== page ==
In addition to prayer as “the best thing we can do here in light of recent events in Cuba,” Hernandez says Florida United Methodists must support the Cuban church “in every way possible for them to continue to impact the Cuban people, bringing Cubans to Christ and offering hope in the name of Jesus to a nation in emotional despair and economic huge deprivation.”

Rankin says Florida Methodists must also continue to pray for freedom of the government and expression in Cuba and the freeing of political prisoners. 

What’s in store for Cuba-Florida Covenant

In 2007, 25 caravans of more than 140 travelers from Florida visited sister churches in Cuba. Likewise, all Florida Conference districts are organizing caravans to Cuba this year.

The Rev. Rick Cabot, pastor of First United Methodist Church of Lutz, Fla., talks with children attending a sports day at El Bon Methodist Church in Cuba. The outreach effort was coordinated by the two churches during the caravan the Lutz church made to Cuba last January to work with El Bon, its sister church. Photo courtesy of Renee Kincaid. Photo #08-0765.

“The covenant’s main purpose has, and will continue to be, to strengthen our Christian relationship with our brothers and sisters in Cuba through prayer and visits,” Kincaid said. “We continue to encounter restrictions and barriers in our travels, but we continue to go and be blessed in this God-given ministry. At all covenant meetings, the joy of the Lord is experienced, without allowing the spiritual war.”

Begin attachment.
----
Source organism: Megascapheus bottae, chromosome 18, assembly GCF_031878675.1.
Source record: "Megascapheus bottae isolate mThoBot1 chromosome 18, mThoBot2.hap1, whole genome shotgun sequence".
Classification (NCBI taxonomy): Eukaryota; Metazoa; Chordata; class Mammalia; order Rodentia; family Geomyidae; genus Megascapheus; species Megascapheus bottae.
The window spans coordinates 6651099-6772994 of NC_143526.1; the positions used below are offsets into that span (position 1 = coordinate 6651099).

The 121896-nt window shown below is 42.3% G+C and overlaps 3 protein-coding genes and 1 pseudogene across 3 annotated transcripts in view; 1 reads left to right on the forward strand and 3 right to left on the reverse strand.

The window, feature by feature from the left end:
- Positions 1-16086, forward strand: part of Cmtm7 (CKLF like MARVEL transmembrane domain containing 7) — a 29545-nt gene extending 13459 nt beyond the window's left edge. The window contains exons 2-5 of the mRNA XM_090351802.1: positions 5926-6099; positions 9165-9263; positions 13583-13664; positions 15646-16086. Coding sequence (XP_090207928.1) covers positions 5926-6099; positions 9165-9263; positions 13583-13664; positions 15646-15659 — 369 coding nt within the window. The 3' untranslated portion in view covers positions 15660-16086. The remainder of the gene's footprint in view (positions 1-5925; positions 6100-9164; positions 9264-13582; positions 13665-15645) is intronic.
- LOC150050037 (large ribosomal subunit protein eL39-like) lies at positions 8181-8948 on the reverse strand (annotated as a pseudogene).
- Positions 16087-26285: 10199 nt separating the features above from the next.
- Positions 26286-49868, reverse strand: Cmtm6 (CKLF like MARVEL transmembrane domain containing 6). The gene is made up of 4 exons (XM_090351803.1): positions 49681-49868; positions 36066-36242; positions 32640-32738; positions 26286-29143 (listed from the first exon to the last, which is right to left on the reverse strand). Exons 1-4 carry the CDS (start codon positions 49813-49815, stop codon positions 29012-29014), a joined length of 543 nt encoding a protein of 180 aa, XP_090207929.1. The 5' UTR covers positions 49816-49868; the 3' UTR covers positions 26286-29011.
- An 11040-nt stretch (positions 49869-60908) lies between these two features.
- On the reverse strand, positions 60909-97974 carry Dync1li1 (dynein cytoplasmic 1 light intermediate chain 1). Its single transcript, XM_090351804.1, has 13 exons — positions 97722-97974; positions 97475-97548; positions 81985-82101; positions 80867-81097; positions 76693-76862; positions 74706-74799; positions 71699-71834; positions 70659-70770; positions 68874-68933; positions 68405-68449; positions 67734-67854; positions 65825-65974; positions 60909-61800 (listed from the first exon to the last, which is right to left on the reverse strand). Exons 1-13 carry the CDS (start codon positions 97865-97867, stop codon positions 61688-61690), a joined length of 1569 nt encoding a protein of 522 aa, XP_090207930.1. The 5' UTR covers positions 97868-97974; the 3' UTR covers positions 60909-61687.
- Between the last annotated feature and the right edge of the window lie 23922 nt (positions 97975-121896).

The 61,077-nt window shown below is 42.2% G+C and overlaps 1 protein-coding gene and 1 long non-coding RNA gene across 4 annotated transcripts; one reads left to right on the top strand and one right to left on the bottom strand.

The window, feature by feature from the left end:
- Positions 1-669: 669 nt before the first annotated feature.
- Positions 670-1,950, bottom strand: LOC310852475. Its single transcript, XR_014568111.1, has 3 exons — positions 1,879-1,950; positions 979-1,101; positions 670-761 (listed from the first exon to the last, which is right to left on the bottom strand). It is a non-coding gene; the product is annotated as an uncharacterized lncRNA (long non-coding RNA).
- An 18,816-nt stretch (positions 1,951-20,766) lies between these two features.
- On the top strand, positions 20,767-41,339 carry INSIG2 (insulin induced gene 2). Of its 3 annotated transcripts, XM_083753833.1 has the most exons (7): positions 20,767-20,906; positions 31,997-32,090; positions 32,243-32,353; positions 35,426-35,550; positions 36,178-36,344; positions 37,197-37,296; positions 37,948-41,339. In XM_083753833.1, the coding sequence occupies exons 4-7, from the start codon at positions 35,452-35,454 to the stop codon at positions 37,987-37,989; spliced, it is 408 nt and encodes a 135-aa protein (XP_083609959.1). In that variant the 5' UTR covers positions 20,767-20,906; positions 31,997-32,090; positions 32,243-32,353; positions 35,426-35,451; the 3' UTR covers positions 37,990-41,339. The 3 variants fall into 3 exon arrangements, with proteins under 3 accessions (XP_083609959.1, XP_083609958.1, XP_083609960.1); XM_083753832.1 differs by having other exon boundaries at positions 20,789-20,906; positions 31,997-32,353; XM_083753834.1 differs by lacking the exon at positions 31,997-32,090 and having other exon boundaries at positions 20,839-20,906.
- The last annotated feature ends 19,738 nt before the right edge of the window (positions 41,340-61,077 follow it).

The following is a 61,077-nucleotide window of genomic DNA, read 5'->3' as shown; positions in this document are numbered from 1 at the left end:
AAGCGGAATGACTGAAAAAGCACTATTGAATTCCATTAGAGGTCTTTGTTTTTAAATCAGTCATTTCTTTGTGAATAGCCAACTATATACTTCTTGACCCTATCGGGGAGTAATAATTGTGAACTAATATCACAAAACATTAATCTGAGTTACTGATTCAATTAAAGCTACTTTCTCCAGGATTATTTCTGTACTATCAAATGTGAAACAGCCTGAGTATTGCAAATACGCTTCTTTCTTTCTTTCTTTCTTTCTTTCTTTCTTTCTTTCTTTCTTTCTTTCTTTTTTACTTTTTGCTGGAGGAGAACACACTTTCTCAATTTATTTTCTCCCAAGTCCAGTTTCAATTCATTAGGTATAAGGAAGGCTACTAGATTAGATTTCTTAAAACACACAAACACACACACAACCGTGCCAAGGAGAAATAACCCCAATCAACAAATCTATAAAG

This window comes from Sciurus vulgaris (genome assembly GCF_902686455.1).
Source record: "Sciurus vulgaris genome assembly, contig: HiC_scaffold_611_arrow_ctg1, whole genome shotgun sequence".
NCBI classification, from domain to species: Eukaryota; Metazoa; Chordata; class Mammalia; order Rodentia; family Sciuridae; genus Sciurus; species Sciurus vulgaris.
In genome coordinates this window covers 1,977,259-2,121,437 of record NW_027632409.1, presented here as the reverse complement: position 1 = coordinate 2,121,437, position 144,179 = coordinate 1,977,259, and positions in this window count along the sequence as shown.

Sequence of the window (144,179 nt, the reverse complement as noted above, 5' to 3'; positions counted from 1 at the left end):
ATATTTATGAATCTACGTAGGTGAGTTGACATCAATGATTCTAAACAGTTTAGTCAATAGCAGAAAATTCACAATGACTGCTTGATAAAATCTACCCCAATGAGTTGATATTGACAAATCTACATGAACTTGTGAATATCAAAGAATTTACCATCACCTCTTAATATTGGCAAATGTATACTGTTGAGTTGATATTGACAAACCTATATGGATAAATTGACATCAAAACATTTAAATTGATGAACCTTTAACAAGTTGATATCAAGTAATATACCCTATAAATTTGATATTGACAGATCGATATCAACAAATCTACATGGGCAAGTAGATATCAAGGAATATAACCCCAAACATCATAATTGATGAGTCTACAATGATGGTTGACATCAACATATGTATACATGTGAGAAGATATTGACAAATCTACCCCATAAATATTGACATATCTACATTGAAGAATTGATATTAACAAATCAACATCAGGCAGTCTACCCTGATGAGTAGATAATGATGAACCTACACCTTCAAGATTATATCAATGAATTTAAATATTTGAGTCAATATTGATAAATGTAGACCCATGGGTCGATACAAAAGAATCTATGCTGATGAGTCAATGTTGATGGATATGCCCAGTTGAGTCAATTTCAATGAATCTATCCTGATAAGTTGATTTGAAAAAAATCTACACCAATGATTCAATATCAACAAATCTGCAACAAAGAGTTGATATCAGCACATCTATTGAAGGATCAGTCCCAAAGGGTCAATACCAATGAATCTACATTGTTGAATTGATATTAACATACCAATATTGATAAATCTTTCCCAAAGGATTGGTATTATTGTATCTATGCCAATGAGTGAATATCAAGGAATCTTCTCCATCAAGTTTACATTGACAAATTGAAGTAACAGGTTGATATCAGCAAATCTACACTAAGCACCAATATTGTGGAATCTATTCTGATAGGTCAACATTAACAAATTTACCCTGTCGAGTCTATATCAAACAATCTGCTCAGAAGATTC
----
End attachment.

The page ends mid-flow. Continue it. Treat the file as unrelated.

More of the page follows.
Hernandez points out that Castro “has been out of sight and taking very little responsibility in political decisions since July 31, 2006,” and during that time “the country has been operating normally in terms of visits and relationships of Cubans with foreigners.”

He says restrictions by the Cuban and U.S. governments on travel still apply, with the addition of a recent decision by the Cuban Ministry of Foreign Affairs banning religious visitors from using a tourist visa.

“In the recent past, when visitors had some difficulty getting the religious visa, they had the option of buying a tourist visa in a third country. Not anymore,” he said.

Rankin contends the U.S. government should change its current policy limiting travel to Cuba.

“The restrictions have only hampered the freedom of people of faith to visit their sister churches,” he said. “Our prayer is that these changes will permit more Florida United Methodists to visit their sister churches and for Cubans to visit Florida.” 

Hernandez believes Florida United Methodists should continue what they have been doing since the Cuba-Florida Covenant was signed: being “a blessing to the Cuban Christians and allowing the Holy Spirit to bless them through the strong witnessing of our Cuban partners in mission.”


*Parham is managing editor of e-Review Florida United Methodist News Service.
**De Marco is a commissioned minister of the Florida Conference and a freelance writer, speaker and consultant based in Nashville, Tenn.